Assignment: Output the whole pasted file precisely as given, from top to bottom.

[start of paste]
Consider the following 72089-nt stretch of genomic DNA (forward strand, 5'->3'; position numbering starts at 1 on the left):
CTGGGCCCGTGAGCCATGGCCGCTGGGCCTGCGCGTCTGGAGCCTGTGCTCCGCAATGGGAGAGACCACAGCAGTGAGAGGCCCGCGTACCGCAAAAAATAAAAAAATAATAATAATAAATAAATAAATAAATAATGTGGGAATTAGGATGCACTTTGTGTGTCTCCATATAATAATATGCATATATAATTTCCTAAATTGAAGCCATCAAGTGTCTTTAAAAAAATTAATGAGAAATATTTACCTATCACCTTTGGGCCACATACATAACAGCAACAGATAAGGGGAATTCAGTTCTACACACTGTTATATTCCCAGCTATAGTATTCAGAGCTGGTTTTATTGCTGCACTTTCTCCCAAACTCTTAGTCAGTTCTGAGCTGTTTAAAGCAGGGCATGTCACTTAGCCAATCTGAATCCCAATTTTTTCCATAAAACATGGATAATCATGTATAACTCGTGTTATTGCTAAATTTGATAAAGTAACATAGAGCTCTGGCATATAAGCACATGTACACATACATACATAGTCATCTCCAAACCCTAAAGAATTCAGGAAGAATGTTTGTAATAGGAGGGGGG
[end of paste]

Consider the following 72089-nt stretch of genomic DNA (forward strand, 5'->3'; position numbering starts at 1 on the left):
CTGGGCCCGTGAGCCATGGCCGCTGGGCCTGCGCGTCTGGAGCCTGTGCTCCGCAATGGGAGAGACCACAGCAGTGAGAGGCCCGCGTACCGCAAAAAATAAAAAAATAATAATAATAAATAAATAAATAAATAATGTGGGAATTAGGATGCACTTTGTGTGTCTCCATATAATAATATGCATATATAATTTCCTAAATTGAAGCCATCAAGTGTCTTTAAAAAAATTAATGAGAAATATTTACCTATCACCTTTGGGCCACATACATAACAGCAACAGATAAGGGGAATTCAGTTCTACACACTGTTATATTCCCAGCTATAGTATTCAGAGCTGGTTTTATTGCTGCACTTTCTCCCAAACTCTTAGTCAGTTCTGAGCTGTTTAAAGCAGGGCATGTCACTTAGCCAATCTGAATCCCAATTTTTTCCATAAAACATGGATAATCATGTATAACTCGTGTTATTGCTAAATTTGATAAAGTAACATAGAGCTCTGGCATATAAGCACATGTACACATACATACATAGTCATCTCCAAACCCTAAAGAATTCAGGAAGAATGTTTGTAATAGGAGGGGGG